Make energy a priority
"Life after (peak) oil" (Nov. 12, by Gerry Canavan and Jaimee Hills) was very interesting as it expressed four very diverse means of dealing with the issue of our use of hydrocarbon-based fuels to power our economy and lifestyles. The dangers of this approach include dependence on materials whose availability is waning and the resulting damage to the environment through such effects as global warming. Many respected scientists and world climate organizations have done much to bring these matters to our national attention. However, there is much more to be done.
When gasoline prices were north of $4 per gallon, the topic du jour was the energy situation. Gasoline prices have dropped more than 40 percent in only a couple of months, and the issue is not in the public conscience as it was. In the $4-per-gallon-days, the stock market performance of alternative energy companies was outperforming the market as a whole. These companies are under-performing the market as a whole now that gasoline is comparatively "cheap."
I call upon President-elect Barack Obama to use his presidency to do for energy independence what President John F. Kennedy did for space travel. Starting from ground zero, this country in the 1960s succeeded in meeting Kennedy's challenge to put a man on the moon. We have been talking about "the energy crisis" since the early 1970s. We already have solar, tidal and geothermal among a number of non-polluting, essentially inexhaustible energy sources that show great potential. To talk of energy independence in 2050 is not only dangerous but short-sighted to an extent that approaches criminal.
Tackle global warming
"The tide is changing" (Nov. 6, by Bob Geary) very clearly states the optimism that is felt on many fronts by the changes wrought in the recent elections. As a mother, grandmother, great-grandmother and great-great-grandmother, I share the optimism that we may be on a course to reverse some of the damaging trends we have seen in past decades. The position that the Bush administration has taken on climate issues such as global warming is particularly disturbing, given that these attitudes directly contradict the opinions of respected climatologists such as NASA's James Hansen and many global climate organizations.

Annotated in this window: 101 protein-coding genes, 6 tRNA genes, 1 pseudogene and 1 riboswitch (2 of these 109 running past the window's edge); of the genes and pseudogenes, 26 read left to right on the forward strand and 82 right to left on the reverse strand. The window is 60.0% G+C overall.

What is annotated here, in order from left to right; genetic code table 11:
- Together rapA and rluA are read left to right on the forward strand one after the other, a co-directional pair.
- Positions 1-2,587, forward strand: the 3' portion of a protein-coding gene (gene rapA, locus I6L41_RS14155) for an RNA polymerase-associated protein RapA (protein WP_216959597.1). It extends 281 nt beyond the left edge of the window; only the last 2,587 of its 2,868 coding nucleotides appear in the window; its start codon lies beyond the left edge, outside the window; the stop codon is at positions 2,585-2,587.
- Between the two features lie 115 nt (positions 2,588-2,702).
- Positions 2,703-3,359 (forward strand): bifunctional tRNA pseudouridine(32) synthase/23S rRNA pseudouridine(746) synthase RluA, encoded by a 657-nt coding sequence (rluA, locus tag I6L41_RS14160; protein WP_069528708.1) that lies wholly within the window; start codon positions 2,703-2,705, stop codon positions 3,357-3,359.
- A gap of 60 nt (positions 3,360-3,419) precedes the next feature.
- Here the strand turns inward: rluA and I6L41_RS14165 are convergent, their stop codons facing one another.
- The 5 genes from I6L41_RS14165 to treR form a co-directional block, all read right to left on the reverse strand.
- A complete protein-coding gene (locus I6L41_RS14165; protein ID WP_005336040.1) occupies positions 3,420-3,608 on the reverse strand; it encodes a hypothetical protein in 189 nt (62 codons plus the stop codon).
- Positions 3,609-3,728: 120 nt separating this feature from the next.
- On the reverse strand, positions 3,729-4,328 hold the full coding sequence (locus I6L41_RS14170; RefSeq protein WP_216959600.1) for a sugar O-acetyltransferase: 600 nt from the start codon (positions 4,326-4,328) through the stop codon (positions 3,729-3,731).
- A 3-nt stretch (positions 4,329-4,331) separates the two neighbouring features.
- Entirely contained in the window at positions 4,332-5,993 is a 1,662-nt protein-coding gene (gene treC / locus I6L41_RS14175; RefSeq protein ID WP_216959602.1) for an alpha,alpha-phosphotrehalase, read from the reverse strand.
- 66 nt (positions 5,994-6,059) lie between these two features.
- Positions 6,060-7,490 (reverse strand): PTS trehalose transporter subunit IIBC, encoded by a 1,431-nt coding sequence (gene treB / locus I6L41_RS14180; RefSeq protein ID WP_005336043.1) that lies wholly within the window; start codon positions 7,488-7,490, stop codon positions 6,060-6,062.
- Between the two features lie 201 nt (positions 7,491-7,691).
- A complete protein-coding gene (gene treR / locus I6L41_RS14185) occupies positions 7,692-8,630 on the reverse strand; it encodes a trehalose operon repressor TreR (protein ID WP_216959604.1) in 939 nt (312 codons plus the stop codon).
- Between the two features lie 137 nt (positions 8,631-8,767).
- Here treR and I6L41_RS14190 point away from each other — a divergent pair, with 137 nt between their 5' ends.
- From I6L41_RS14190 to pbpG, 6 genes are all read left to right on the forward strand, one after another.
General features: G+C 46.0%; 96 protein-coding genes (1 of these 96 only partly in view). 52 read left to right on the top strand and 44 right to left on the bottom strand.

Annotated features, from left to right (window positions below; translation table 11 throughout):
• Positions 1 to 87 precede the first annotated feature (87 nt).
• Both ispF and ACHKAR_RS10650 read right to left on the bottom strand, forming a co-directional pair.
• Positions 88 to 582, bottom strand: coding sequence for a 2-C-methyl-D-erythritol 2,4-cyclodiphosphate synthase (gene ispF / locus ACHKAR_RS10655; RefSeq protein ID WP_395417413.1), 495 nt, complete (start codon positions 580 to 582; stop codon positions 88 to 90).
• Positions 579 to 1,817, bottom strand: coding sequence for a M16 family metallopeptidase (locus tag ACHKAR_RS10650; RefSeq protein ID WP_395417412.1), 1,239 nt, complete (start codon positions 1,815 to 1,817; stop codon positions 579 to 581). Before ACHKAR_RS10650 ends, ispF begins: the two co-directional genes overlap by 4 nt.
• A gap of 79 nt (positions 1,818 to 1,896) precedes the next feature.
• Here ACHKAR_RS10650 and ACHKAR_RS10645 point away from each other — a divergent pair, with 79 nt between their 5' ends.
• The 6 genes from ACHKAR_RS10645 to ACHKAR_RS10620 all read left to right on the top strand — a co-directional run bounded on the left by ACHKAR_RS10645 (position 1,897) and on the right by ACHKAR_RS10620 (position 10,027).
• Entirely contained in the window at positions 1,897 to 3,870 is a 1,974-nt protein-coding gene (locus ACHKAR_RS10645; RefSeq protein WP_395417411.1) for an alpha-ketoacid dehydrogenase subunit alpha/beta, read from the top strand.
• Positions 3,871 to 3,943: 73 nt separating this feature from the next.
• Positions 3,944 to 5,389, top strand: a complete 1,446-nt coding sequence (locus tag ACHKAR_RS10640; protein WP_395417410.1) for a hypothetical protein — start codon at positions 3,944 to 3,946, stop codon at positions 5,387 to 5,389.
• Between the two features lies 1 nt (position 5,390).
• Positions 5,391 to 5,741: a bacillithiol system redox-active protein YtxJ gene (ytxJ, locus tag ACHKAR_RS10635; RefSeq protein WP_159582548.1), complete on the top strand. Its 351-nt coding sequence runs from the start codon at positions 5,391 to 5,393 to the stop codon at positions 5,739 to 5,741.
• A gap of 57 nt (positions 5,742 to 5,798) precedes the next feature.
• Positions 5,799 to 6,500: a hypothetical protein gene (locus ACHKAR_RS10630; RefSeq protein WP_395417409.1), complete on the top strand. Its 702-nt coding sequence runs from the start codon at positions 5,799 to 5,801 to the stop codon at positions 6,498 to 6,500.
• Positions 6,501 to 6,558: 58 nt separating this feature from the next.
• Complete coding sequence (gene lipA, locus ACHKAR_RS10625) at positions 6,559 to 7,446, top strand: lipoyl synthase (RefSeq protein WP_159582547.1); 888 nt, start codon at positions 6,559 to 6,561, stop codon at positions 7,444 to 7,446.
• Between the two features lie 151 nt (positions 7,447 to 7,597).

I realize that President-elect Barack Obama has a full plate with his transition to the presidency. However, I believe that he could send a powerful signal to the U.S. and the world that the U.S. is prepared to assume a position of leadership on the issue of climate change by attending the UN conference on climate that is being held in Poland in December. Even if it is not feasible for him to attend the full conference, I believe that it would be most helpful if he could spend a few days at the conference and have one or more representatives attend the full conference on his behalf.
America has shrugged its responsibilities on the issue of climate change in recent years. We now have an opportunity to begin to repair the damage done by shirking our responsibilities as a world citizen in recent years.